Ms. Nekrassova mentioned that this form of boteh is rare. It is shown in this Turkotek thread.
It seems likely that it is derived from a velvet ikat pattern. The ground colour is a beautiful deep rose, difficult to capture in a picture. The close-up is not too bad, I think. Mr. Paiwand explained that the name of the colour, rang-i-dokhtar (colour of the maiden), is not so much an indication of a special dye stuff (it could very well be madder), as it is the name of this kind of red: the colour of the wild tulip, the maiden flower.
Colour Plate 39a is described as An old Chaii purdah from the Mazar-i-Sherif district, circa 1930, 220 x 130 cm.
This actually is the rug that started the idea of this photo series. It has a great range of lovely colours: blues, blue-green, several brick reds and a soft yellow. This is also the rug that keeps on beating the photographer. There is a beautiful green that refuses to show up on my pictures. Even close-up it only shows itself as medium blue (sorry, I tried).
Colour Plate 39b is described as An old Taghan purdah made in Taghan-Labijar, circa 1920, 210 x 140 cm.
This rug was less shy in showing its true colours. It has a very sumptuous, dark red background with light blue, lighter reds, green and a clear golden yellow. A rich looking carpet, large and imposing as it hung on the wall. I now think that I see a small repaired area in the second picture. But as a whole, one of the striking things in this exhibition is the excellent condition of all the rugs. Full pile everywhere, not even the well known “evenly low pile”, let alone a spot of foundation. The other thing conspicuously missing was any of the kind of orange that makes you clench your teeth. Where something like that shows up on your monitor, just subtract a few degrees of the harshness, then relax the jaw.
Colour Plate 71a is described as An old Chobash in four panels, early 20th c. 259 x 90 cm.)
Parsons’ overview actually shows up better than mine. But the other picture again shows the variety of colour, with several blues, reds and a nice yellow. The orange is, of course, brick red.
Colour Plate 71b is described as Sheberghan, circa 1935, 276 x 115 cm.
Here again, Parsons’ picture wins from my first one. The second one is somewhat overly bright, but it does show the features Parsons mentions as indicative of the provenance: The weave, incidence of light indigo and the madder rosettes in the border are all indicative of the origin. He wonders whether the weaver set out to make a prayer rug of unusual width, or possibly the piece may have been commissioned.
Colour plate 95a is described as An old Farah carpet made in two pieces, late 19th c. 215 x 191 cm.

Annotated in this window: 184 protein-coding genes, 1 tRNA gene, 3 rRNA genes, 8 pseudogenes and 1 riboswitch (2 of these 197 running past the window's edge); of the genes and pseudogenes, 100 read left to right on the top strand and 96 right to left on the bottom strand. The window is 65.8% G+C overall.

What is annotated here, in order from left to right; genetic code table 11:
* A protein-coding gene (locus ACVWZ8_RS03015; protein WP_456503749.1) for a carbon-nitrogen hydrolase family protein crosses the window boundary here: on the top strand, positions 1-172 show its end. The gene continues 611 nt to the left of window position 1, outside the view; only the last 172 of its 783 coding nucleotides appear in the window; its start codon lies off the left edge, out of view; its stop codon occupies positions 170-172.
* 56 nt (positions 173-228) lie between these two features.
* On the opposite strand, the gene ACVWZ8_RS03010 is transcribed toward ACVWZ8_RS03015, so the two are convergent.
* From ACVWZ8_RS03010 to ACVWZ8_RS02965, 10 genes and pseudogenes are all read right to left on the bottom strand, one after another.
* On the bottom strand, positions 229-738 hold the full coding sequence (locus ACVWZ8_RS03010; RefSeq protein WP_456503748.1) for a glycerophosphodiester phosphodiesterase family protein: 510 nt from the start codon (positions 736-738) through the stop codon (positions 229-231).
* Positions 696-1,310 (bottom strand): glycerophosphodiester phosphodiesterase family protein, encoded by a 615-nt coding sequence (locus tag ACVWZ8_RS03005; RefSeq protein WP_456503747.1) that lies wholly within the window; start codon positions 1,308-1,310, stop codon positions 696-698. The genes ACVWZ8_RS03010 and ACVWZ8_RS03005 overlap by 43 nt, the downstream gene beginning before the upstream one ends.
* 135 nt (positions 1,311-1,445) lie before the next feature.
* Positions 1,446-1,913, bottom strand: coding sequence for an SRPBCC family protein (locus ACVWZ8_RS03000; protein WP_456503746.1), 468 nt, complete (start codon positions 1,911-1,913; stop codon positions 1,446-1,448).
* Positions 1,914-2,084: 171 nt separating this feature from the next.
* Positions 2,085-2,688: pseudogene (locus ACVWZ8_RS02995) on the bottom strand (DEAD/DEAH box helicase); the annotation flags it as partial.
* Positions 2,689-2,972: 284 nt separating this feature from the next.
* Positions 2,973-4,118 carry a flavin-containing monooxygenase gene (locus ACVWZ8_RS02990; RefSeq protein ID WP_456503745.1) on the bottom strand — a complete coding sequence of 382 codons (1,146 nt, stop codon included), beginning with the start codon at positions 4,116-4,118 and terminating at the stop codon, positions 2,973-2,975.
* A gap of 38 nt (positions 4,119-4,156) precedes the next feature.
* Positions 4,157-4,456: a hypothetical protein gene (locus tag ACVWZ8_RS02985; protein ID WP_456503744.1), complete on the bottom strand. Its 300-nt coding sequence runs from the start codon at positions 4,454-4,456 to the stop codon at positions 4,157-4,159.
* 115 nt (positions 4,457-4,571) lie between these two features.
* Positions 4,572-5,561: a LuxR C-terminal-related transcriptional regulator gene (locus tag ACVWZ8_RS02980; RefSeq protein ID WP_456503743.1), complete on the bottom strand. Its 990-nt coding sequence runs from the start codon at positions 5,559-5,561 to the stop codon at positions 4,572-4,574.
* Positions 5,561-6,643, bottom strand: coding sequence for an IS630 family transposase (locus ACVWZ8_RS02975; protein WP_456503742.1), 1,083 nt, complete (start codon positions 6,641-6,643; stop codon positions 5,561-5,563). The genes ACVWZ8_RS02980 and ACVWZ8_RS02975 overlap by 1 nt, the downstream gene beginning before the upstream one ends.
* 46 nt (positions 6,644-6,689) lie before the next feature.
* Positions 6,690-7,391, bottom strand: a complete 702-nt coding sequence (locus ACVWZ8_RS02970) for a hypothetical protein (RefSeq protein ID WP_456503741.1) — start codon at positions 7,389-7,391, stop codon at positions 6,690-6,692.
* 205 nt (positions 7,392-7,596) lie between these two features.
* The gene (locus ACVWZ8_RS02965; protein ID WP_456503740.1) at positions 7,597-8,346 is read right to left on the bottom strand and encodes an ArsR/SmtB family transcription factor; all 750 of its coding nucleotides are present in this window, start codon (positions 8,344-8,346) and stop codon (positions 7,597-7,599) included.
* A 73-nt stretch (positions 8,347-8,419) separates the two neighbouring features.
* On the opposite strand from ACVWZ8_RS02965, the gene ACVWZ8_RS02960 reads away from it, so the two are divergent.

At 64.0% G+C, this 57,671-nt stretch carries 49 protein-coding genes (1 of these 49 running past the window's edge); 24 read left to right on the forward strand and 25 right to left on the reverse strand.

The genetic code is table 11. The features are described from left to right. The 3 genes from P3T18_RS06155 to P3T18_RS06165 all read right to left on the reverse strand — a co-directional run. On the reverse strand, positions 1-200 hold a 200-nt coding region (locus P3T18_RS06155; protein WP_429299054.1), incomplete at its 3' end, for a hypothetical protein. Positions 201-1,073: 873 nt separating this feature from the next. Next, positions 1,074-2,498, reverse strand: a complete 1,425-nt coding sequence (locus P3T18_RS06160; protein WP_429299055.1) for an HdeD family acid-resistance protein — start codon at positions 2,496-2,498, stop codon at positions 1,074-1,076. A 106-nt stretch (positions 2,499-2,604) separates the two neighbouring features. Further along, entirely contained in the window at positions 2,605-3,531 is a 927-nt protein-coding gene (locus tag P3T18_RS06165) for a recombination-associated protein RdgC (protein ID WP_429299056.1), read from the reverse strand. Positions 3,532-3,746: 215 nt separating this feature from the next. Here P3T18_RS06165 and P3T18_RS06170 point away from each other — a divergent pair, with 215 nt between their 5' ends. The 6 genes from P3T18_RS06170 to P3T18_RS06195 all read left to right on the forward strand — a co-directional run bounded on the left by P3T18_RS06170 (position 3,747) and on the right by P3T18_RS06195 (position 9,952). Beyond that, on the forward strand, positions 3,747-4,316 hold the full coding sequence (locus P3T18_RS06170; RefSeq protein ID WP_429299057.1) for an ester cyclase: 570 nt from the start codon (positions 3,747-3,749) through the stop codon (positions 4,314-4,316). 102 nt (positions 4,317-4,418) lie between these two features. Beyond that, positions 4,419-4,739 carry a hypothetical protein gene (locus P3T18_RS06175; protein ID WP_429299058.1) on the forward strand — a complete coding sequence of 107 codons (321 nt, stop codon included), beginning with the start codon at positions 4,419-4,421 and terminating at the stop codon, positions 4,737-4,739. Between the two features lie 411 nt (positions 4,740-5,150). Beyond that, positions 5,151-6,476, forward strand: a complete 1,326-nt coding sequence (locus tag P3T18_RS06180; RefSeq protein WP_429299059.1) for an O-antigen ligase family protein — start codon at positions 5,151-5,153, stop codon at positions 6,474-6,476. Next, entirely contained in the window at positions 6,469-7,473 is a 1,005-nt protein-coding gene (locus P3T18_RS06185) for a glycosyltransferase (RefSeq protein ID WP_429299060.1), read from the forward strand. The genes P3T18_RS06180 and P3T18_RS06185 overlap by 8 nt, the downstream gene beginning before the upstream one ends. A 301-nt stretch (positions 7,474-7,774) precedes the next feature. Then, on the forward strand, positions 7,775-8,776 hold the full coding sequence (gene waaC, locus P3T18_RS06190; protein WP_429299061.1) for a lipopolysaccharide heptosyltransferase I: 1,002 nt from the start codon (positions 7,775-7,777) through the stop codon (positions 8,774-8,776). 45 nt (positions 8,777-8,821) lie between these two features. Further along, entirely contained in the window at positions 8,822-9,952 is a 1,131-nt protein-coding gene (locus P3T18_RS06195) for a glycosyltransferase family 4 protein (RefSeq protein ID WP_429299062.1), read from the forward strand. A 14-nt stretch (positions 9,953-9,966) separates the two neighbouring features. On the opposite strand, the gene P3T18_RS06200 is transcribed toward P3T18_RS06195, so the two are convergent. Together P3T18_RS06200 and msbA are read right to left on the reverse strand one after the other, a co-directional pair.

Here we come to my hands-down favourite. Not the most colourful one, even close up, but the combination of warm brownish red and aubergine tones with the lively cool blues is unbeaten for me. It feels thin and supple. The view of the back shows that the wefts are not severely beaten down at all, often a warp peeks through. It is one of the rugs woven in two strips and later sewn together, as discussed in this archived thread.
This rug also makes an appearance in the second last post, by Chuck Wagner. The last three pictures here show the front and the back of the join. No cut wefts to be seen. Actually, the wefts show up going around the warps on the front of the rug, see the second last picture.
A prayer rug from the same area, which does not appear in Parsons:
Colour plate 96a is described as An old Taimani rug from the Ghor region of west central Afghanistan, circa 1935, 161 x 111cm.
A thin, loose rug. Parsons says that is has a classical weaving structure and the colours that are found in the older Charchaghan kilims, e.g., madder, a soft olive green, indigo, gold and undyed brown wool. The only green I can find here is a few scattered bits in, and at the approximate height of, the second yellow half diamond on the right.
As dessert, two large rugs that I thought did not appear in Parsons. While trying to place them, I found the first one as:
Colour Plate 79a & b, described as An old Taghan carpet made in Labijar, which displays a marked Saltuq influence, 272 x 231 cm.
The second and third pictures show the different kinds of blue, including the light indigo mentioned in the text and the wide goat hair selvedge.
The other one was interesting with the liveliness imparted to the field by the white and yellow dots. I could not find it in the book.
The exhibition continues until the beginning of March, 2010, at Herat Rugs in Mississauga, Ontario. If anyone is in or near Toronto and would like to see these rugs, call 416-920-3680 for an appointment.